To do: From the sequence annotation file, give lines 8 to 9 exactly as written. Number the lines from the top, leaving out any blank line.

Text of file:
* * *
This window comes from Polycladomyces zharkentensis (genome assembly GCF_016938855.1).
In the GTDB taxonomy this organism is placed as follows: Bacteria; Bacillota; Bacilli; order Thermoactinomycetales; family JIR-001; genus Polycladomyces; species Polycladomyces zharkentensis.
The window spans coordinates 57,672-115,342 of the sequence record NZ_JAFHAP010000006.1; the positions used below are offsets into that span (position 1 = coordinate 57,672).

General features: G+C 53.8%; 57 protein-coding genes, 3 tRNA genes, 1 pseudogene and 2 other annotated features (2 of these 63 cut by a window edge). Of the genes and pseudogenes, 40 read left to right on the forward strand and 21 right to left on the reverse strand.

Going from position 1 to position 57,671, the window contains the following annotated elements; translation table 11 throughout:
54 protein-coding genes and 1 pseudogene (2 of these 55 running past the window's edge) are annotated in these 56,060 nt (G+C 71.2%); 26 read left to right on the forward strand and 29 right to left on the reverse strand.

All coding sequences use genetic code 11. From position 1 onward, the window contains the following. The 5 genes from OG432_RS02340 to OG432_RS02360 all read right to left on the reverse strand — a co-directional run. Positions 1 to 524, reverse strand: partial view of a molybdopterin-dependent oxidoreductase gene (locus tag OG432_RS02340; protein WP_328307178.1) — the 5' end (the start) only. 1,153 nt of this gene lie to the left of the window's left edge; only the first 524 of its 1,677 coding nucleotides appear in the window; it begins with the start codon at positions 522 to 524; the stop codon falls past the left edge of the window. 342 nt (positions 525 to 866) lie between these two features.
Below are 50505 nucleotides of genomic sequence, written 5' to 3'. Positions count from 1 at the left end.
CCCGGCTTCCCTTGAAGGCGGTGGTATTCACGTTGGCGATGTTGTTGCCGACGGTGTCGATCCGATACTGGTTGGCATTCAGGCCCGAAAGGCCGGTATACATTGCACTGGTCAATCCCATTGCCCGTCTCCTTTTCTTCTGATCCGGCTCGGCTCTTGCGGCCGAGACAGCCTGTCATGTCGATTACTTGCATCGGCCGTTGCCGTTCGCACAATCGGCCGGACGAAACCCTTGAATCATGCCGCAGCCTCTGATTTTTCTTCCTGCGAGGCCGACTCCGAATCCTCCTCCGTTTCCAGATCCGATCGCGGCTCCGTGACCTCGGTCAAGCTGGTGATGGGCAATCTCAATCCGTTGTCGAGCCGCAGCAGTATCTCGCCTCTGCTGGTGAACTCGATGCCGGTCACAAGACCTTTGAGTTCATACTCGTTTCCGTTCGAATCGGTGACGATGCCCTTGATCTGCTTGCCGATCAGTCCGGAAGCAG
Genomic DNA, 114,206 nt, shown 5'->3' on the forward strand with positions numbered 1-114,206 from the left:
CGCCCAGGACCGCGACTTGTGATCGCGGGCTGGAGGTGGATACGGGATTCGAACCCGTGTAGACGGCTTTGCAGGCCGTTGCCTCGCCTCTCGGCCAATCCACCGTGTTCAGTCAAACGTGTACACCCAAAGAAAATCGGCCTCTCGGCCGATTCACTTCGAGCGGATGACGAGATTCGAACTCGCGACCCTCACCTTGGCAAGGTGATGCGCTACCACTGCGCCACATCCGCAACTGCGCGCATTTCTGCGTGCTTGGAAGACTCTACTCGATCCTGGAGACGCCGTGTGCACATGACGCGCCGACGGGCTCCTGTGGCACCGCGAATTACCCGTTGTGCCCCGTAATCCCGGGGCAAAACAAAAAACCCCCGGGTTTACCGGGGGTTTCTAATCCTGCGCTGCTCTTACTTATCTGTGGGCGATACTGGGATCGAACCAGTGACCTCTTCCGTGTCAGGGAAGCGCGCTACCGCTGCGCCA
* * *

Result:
Below are 50505 nucleotides of genomic sequence, written 5' to 3'. Positions count from 1 at the left end.
CCCGGCTTCCCTTGAAGGCGGTGGTATTCACGTTGGCGATGTTGTTGCCGACGGTGTCGATCCGATACTGGTTGGCATTCAGGCCCGAAAGGCCGGTATACATTGCACTGGTCAATCCCATTGCCCGTCTCCTTTTCTTCTGATCCGGCTCGGCTCTTGCGGCCGAGACAGCCTGTCATGTCGATTACTTGCATCGGCCGTTGCCGTTCGCACAATCGGCCGGACGAAACCCTTGAATCATGCCGCAGCCTCTGATTTTTCTTCCTGCGAGGCCGACTCCGAATCCTCCTCCGTTTCCAGATCCGATCGCGGCTCCGTGACCTCGGTCAAGCTGGTGATGGGCAATCTCAATCCGTTGTCGAGCCGCAGCAGTATCTCGCCTCTGCTGGTGAACTCGATGCCGGTCACAAGACCTTTGAGTTCATACTCGTTTCCGTTCGAATCGGTGACGATGCCCTTGATCTGCTTGCCGATCAGTCCGGAAGCAG